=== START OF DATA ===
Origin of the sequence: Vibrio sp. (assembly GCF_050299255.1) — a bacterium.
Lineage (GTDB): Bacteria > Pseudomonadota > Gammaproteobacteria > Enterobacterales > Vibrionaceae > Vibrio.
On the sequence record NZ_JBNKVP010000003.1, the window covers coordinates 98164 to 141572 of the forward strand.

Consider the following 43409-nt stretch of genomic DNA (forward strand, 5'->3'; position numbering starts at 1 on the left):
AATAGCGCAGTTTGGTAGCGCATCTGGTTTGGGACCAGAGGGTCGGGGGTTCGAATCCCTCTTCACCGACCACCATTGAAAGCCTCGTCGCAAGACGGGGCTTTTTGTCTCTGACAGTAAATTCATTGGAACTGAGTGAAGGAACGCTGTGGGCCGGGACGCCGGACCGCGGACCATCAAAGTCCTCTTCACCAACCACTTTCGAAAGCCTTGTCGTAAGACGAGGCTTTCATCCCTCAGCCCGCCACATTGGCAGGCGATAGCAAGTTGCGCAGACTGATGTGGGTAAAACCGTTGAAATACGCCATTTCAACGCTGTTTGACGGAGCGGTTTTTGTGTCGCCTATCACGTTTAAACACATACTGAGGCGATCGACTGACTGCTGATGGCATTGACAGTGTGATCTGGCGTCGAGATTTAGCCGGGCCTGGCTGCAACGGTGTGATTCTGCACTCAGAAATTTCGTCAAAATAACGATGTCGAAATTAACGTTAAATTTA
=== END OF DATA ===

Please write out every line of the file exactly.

Origin of the sequence: Vibrio sp. (assembly GCF_050299255.1) — a bacterium.
Lineage (GTDB): Bacteria > Pseudomonadota > Gammaproteobacteria > Enterobacterales > Vibrionaceae > Vibrio.
On the sequence record NZ_JBNKVP010000003.1, the window covers coordinates 98164 to 141572 of the forward strand.

Consider the following 43409-nt stretch of genomic DNA (forward strand, 5'->3'; position numbering starts at 1 on the left):
AATAGCGCAGTTTGGTAGCGCATCTGGTTTGGGACCAGAGGGTCGGGGGTTCGAATCCCTCTTCACCGACCACCATTGAAAGCCTCGTCGCAAGACGGGGCTTTTTGTCTCTGACAGTAAATTCATTGGAACTGAGTGAAGGAACGCTGTGGGCCGGGACGCCGGACCGCGGACCATCAAAGTCCTCTTCACCAACCACTTTCGAAAGCCTTGTCGTAAGACGAGGCTTTCATCCCTCAGCCCGCCACATTGGCAGGCGATAGCAAGTTGCGCAGACTGATGTGGGTAAAACCGTTGAAATACGCCATTTCAACGCTGTTTGACGGAGCGGTTTTTGTGTCGCCTATCACGTTTAAACACATACTGAGGCGATCGACTGACTGCTGATGGCATTGACAGTGTGATCTGGCGTCGAGATTTAGCCGGGCCTGGCTGCAACGGTGTGATTCTGCACTCAGAAATTTCGTCAAAATAACGATGTCGAAATTAACGTTAAATTTA